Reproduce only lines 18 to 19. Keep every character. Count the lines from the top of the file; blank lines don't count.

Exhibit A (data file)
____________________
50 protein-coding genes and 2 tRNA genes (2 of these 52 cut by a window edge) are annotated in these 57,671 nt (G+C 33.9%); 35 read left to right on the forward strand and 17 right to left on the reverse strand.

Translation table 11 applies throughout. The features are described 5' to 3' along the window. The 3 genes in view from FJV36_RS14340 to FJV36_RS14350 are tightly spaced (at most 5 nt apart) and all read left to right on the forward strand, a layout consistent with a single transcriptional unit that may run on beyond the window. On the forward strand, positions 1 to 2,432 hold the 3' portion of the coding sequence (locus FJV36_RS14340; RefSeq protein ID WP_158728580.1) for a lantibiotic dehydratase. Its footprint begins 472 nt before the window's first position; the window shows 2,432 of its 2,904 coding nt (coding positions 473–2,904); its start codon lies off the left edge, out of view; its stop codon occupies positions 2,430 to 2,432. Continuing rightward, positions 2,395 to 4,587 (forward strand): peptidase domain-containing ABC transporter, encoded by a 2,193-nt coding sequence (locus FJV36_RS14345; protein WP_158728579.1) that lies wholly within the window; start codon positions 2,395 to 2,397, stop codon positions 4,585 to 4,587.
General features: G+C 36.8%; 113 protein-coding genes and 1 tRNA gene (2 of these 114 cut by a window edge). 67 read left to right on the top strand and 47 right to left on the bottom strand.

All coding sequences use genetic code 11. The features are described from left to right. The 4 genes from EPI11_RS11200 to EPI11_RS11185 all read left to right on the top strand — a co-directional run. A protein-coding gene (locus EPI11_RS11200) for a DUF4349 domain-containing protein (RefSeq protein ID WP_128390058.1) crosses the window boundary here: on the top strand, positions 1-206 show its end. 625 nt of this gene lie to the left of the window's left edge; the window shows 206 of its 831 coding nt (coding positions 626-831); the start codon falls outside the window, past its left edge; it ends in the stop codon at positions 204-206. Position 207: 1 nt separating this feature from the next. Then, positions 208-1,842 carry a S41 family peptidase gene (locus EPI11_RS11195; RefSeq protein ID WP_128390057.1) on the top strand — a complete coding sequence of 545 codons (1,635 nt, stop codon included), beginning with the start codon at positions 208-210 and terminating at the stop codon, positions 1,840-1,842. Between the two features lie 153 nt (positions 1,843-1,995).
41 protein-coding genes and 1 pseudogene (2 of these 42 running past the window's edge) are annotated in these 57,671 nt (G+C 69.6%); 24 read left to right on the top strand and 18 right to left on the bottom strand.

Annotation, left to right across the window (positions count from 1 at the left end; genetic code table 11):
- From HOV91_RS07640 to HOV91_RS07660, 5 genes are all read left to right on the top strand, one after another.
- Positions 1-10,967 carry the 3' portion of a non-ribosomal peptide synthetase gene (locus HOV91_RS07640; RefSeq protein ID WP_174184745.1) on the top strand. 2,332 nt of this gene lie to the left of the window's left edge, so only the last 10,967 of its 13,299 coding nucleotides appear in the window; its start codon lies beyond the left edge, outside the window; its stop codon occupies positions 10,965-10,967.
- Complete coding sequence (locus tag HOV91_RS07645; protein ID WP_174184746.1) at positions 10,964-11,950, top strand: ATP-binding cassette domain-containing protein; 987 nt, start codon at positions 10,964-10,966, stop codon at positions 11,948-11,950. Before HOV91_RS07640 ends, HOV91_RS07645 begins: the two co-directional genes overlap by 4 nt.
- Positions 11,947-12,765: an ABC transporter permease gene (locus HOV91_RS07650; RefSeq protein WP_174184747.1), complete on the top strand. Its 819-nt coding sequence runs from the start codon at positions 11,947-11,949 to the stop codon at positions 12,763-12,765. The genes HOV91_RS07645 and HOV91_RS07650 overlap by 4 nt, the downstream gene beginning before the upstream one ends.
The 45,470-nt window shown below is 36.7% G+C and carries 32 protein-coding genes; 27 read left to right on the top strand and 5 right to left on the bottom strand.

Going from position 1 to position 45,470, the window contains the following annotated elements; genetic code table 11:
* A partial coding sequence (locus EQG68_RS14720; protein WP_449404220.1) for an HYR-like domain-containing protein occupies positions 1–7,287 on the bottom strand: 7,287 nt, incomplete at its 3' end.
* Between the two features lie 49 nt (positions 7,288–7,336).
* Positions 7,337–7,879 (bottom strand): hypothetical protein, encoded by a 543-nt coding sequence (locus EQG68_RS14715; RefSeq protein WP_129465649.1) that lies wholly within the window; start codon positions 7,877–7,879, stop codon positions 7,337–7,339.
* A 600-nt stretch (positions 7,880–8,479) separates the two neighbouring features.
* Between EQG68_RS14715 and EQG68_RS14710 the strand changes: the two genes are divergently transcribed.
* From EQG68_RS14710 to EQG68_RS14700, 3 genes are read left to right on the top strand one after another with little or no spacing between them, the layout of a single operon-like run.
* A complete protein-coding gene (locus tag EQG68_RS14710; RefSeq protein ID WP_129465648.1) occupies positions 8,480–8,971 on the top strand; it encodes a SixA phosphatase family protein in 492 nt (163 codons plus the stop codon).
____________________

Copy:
* From EQG68_RS14710 to EQG68_RS14700, 3 genes are read left to right on the top strand one after another with little or no spacing between them, the layout of a single operon-like run.
* A complete protein-coding gene (locus tag EQG68_RS14710; RefSeq protein ID WP_129465648.1) occupies positions 8,480–8,971 on the top strand; it encodes a SixA phosphatase family protein in 492 nt (163 codons plus the stop codon).